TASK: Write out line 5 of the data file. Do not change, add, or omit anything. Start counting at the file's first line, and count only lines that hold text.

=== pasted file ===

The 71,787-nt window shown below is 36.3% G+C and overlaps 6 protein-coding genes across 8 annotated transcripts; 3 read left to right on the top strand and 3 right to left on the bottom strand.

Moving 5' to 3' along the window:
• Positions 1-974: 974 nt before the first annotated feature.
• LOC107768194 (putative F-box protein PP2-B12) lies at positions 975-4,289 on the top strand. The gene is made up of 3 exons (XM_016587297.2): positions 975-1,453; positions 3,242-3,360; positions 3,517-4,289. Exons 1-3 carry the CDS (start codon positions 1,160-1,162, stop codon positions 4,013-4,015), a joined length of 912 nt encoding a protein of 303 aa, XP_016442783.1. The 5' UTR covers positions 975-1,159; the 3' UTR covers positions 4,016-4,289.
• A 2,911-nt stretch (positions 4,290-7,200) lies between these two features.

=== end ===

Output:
• A 2,911-nt stretch (positions 4,290-7,200) lies between these two features.